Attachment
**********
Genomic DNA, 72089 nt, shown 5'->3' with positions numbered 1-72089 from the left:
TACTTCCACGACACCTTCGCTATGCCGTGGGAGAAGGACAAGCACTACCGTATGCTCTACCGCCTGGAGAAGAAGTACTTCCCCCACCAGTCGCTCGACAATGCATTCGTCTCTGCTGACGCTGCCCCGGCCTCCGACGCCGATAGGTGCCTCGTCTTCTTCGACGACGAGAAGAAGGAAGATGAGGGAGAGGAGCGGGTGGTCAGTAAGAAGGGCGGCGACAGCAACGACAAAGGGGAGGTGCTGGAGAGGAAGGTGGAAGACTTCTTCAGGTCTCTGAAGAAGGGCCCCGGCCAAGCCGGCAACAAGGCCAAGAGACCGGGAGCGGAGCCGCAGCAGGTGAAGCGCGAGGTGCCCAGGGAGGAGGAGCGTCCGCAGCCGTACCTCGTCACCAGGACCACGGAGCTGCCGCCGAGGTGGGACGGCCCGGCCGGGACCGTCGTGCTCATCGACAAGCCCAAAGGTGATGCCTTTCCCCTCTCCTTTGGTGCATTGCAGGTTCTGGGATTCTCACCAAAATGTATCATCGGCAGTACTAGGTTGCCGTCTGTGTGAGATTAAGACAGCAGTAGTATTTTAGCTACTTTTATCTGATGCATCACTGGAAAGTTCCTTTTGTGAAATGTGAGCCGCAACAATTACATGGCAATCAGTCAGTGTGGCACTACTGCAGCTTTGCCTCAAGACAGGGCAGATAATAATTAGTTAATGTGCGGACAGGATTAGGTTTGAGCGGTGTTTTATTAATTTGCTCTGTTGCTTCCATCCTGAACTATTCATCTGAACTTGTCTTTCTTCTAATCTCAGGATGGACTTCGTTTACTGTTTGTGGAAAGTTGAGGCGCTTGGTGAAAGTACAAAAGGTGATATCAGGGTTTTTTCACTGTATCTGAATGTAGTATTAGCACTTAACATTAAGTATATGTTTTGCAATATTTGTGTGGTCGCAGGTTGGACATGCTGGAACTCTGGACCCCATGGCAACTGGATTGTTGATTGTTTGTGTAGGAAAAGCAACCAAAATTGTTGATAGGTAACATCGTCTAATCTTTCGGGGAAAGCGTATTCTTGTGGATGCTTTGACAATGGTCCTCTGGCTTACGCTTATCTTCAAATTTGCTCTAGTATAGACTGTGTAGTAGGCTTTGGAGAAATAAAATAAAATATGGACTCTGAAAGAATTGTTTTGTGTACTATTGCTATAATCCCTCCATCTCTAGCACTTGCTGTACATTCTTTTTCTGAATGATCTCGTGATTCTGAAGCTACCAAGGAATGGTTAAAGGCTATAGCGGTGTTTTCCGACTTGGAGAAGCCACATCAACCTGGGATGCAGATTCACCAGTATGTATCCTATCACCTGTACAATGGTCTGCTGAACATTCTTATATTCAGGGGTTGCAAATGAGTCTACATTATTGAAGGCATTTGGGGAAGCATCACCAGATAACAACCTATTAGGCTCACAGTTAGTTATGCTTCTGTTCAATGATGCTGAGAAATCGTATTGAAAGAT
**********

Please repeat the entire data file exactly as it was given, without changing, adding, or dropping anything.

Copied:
Genomic DNA, 72089 nt, shown 5'->3' with positions numbered 1-72089 from the left:
TACTTCCACGACACCTTCGCTATGCCGTGGGAGAAGGACAAGCACTACCGTATGCTCTACCGCCTGGAGAAGAAGTACTTCCCCCACCAGTCGCTCGACAATGCATTCGTCTCTGCTGACGCTGCCCCGGCCTCCGACGCCGATAGGTGCCTCGTCTTCTTCGACGACGAGAAGAAGGAAGATGAGGGAGAGGAGCGGGTGGTCAGTAAGAAGGGCGGCGACAGCAACGACAAAGGGGAGGTGCTGGAGAGGAAGGTGGAAGACTTCTTCAGGTCTCTGAAGAAGGGCCCCGGCCAAGCCGGCAACAAGGCCAAGAGACCGGGAGCGGAGCCGCAGCAGGTGAAGCGCGAGGTGCCCAGGGAGGAGGAGCGTCCGCAGCCGTACCTCGTCACCAGGACCACGGAGCTGCCGCCGAGGTGGGACGGCCCGGCCGGGACCGTCGTGCTCATCGACAAGCCCAAAGGTGATGCCTTTCCCCTCTCCTTTGGTGCATTGCAGGTTCTGGGATTCTCACCAAAATGTATCATCGGCAGTACTAGGTTGCCGTCTGTGTGAGATTAAGACAGCAGTAGTATTTTAGCTACTTTTATCTGATGCATCACTGGAAAGTTCCTTTTGTGAAATGTGAGCCGCAACAATTACATGGCAATCAGTCAGTGTGGCACTACTGCAGCTTTGCCTCAAGACAGGGCAGATAATAATTAGTTAATGTGCGGACAGGATTAGGTTTGAGCGGTGTTTTATTAATTTGCTCTGTTGCTTCCATCCTGAACTATTCATCTGAACTTGTCTTTCTTCTAATCTCAGGATGGACTTCGTTTACTGTTTGTGGAAAGTTGAGGCGCTTGGTGAAAGTACAAAAGGTGATATCAGGGTTTTTTCACTGTATCTGAATGTAGTATTAGCACTTAACATTAAGTATATGTTTTGCAATATTTGTGTGGTCGCAGGTTGGACATGCTGGAACTCTGGACCCCATGGCAACTGGATTGTTGATTGTTTGTGTAGGAAAAGCAACCAAAATTGTTGATAGGTAACATCGTCTAATCTTTCGGGGAAAGCGTATTCTTGTGGATGCTTTGACAATGGTCCTCTGGCTTACGCTTATCTTCAAATTTGCTCTAGTATAGACTGTGTAGTAGGCTTTGGAGAAATAAAATAAAATATGGACTCTGAAAGAATTGTTTTGTGTACTATTGCTATAATCCCTCCATCTCTAGCACTTGCTGTACATTCTTTTTCTGAATGATCTCGTGATTCTGAAGCTACCAAGGAATGGTTAAAGGCTATAGCGGTGTTTTCCGACTTGGAGAAGCCACATCAACCTGGGATGCAGATTCACCAGTATGTATCCTATCACCTGTACAATGGTCTGCTGAACATTCTTATATTCAGGGGTTGCAAATGAGTCTACATTATTGAAGGCATTTGGGGAAGCATCACCAGATAACAACCTATTAGGCTCACAGTTAGTTATGCTTCTGTTCAATGATGCTGAGAAATCGTATTGAAAGAT